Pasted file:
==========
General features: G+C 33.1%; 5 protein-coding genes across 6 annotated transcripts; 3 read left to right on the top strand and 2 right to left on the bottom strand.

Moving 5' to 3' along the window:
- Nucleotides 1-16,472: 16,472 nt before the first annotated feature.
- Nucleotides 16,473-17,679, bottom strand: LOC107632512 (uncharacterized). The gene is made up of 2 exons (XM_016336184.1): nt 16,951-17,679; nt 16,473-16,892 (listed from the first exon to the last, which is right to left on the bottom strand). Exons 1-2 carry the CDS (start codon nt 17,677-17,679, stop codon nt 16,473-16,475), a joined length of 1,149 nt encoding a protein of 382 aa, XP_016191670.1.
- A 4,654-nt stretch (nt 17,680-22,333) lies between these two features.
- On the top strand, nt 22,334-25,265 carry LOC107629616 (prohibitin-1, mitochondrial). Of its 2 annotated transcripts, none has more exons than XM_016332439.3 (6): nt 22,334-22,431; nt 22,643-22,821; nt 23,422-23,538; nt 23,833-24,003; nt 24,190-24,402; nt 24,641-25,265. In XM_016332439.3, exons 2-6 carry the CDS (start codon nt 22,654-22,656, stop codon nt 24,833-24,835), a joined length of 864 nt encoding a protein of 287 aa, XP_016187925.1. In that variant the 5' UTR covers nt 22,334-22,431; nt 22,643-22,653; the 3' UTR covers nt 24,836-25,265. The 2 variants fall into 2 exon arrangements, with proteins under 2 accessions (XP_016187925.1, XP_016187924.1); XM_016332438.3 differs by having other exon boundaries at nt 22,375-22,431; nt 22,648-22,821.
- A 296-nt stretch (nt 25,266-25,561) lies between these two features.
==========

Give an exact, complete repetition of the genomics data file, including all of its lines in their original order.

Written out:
General features: G+C 33.1%; 5 protein-coding genes across 6 annotated transcripts; 3 read left to right on the top strand and 2 right to left on the bottom strand.

Moving 5' to 3' along the window:
- Nucleotides 1-16,472: 16,472 nt before the first annotated feature.
- Nucleotides 16,473-17,679, bottom strand: LOC107632512 (uncharacterized). The gene is made up of 2 exons (XM_016336184.1): nt 16,951-17,679; nt 16,473-16,892 (listed from the first exon to the last, which is right to left on the bottom strand). Exons 1-2 carry the CDS (start codon nt 17,677-17,679, stop codon nt 16,473-16,475), a joined length of 1,149 nt encoding a protein of 382 aa, XP_016191670.1.
- A 4,654-nt stretch (nt 17,680-22,333) lies between these two features.
- On the top strand, nt 22,334-25,265 carry LOC107629616 (prohibitin-1, mitochondrial). Of its 2 annotated transcripts, none has more exons than XM_016332439.3 (6): nt 22,334-22,431; nt 22,643-22,821; nt 23,422-23,538; nt 23,833-24,003; nt 24,190-24,402; nt 24,641-25,265. In XM_016332439.3, exons 2-6 carry the CDS (start codon nt 22,654-22,656, stop codon nt 24,833-24,835), a joined length of 864 nt encoding a protein of 287 aa, XP_016187925.1. In that variant the 5' UTR covers nt 22,334-22,431; nt 22,643-22,653; the 3' UTR covers nt 24,836-25,265. The 2 variants fall into 2 exon arrangements, with proteins under 2 accessions (XP_016187925.1, XP_016187924.1); XM_016332438.3 differs by having other exon boundaries at nt 22,375-22,431; nt 22,648-22,821.
- A 296-nt stretch (nt 25,266-25,561) lies between these two features.